Mindful Behaviour vs Resolutions – From Professional Organizers of Canada

It can be daunting when your list of New Year’s Resolutions is as long as your holiday shopping list. In addition to the post-holiday slump, not being able to keep your resolutions is depressing.

The New Year is often seen as a catalyst for wanting to make new changes in behaviour and lifestyle. Although most people feel they want to start positively – a fresh start can begin at any time of the year.  Change the term of resolutions to mindful behaviours.

Recognize a lifestyle change is important and working towards it happens one step at a time. Setting small, attainable goals throughout the year – instead of a a singular overwhelming change – is usually more successful. Perhaps your frustrations are with:

  • Clothes piled up on the floor or a chair
  • Paper scattered all over the dining table
  • Stacks of unread magazines
  • Overflowing counters

Choose a habit or area that bothers you the mostThen:

  1. Assign a time in your calendar to deal with it.
  2. Make the dreaded task as pleasant as possible.
  • Put on some enjoyable music
  • Get a favourite beverage
  • Bring in a friend to keep you motivated
  1. Resolve to finish it.
  2. Reward yourself.
  3. If you’re pleased, schedule another task

Be Realistic and Reasonable

By making your expectations realistic, there is a greater chance that you will keep your goals throughout the year, incorporating healthy behaviour into your everyday life.

Replacing unhealthy behaviours with healthy ones requires time. Don’t get overwhelmed and think that you have to reassess everything in your life. Instead, work toward changing one thing at a time.

Perfection is unattainable. Don’t give up completely because you still have a pile of papers, the closet is still full or the decorations are still scattered because you were busy. Everyone has ups and downs; resolve to recover from your mistakes.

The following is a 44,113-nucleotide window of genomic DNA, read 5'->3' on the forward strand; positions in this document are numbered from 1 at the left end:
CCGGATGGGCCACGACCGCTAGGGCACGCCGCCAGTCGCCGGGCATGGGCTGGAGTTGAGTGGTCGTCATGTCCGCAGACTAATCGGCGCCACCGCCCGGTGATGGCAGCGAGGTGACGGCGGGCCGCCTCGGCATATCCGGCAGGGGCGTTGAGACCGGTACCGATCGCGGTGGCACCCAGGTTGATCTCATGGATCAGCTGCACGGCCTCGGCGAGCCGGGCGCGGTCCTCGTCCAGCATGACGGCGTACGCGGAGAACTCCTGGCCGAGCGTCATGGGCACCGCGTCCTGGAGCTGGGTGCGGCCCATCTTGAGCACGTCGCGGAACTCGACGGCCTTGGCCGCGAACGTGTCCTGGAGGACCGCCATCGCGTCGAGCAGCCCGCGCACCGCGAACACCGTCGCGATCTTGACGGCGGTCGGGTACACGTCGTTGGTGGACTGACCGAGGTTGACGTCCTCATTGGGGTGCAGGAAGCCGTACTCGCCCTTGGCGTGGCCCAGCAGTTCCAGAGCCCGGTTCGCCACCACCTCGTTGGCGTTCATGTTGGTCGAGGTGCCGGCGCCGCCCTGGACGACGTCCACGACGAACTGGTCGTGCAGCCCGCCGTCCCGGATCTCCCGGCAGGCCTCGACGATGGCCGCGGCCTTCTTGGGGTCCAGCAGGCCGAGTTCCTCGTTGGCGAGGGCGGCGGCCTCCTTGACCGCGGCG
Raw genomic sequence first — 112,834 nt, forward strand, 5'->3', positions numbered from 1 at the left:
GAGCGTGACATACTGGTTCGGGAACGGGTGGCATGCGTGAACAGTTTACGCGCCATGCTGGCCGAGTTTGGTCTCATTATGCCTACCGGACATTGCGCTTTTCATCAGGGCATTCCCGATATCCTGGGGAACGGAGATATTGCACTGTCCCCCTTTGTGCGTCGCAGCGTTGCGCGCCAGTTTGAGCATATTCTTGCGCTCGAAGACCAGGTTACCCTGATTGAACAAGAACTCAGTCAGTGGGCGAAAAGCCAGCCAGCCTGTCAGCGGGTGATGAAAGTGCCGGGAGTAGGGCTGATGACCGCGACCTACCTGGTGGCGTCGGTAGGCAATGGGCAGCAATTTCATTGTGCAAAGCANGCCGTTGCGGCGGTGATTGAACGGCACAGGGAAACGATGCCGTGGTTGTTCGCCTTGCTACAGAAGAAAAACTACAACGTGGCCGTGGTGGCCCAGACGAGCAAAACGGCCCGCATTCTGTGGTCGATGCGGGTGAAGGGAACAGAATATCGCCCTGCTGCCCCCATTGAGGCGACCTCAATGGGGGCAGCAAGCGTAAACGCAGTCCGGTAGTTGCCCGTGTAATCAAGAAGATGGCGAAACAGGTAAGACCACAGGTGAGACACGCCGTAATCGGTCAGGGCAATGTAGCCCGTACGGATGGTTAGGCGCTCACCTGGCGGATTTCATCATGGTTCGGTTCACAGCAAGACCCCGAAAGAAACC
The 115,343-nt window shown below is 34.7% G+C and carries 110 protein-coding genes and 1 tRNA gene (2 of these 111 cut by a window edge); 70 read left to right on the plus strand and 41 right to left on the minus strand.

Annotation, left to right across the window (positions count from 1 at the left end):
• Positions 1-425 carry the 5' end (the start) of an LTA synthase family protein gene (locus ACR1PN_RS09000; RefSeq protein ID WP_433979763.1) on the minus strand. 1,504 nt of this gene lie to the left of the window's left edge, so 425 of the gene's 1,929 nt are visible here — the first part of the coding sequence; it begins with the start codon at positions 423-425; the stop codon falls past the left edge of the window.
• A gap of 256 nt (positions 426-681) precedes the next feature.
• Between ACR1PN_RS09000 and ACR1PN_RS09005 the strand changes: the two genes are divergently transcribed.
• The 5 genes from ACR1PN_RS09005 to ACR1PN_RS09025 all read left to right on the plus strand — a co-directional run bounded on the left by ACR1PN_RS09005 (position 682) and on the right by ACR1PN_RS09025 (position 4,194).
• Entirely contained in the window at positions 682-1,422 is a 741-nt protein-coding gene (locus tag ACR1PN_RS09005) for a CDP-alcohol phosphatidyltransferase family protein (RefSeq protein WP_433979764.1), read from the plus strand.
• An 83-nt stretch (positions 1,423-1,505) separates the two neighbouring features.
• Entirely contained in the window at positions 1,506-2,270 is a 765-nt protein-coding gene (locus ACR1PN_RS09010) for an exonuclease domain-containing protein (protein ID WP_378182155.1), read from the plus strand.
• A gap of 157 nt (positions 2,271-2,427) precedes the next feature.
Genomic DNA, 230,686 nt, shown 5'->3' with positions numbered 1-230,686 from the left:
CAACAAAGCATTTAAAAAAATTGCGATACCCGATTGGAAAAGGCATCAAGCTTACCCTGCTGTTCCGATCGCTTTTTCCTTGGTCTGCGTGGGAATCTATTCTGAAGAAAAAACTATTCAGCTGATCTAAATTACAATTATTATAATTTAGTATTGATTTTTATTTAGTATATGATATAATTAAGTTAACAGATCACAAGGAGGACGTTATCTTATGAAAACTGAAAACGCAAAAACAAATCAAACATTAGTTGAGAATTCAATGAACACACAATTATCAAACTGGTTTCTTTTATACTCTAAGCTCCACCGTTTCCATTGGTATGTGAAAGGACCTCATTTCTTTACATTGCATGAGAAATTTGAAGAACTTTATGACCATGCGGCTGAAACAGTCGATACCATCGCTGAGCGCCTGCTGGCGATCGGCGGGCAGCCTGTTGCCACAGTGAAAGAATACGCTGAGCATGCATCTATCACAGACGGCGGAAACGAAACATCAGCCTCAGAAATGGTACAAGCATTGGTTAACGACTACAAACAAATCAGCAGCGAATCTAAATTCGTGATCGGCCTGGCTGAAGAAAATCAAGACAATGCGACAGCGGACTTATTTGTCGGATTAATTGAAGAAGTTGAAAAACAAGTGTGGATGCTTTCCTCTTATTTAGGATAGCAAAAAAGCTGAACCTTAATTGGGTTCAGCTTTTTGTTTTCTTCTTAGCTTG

About Organize Anything

Colette is a Gold Leaf member of the Professional Organizers in Canada (POC). Through the Canadian Redesign Association (CRDA) she has received the designation of Certified Interior Redesigner. She is also a member of the U.S. professional organizing associations National Association of Professional Organizers (NAPO) where she has the Golden Circle distinction and is a member of Intsitute of Challenging Disorganization (ICD) where she is the first in Canada to receive her Certified Professional Organizer –CD (Chronic Disorganization) ®, ADD and CD specialist Certificates. Among her many distinctions she has also earned Level I certificates of study in Chronic disorganization (CD), Basic Mental Health Conditions, Learning Styles and Modalities, Basic ADD Issues, Physical Conditions, Client Administration and Understanding the Needs of Elderly.

Posted on January 15, 2015, in Office and tagged , , , . Bookmark the permalink. Leave a comment.

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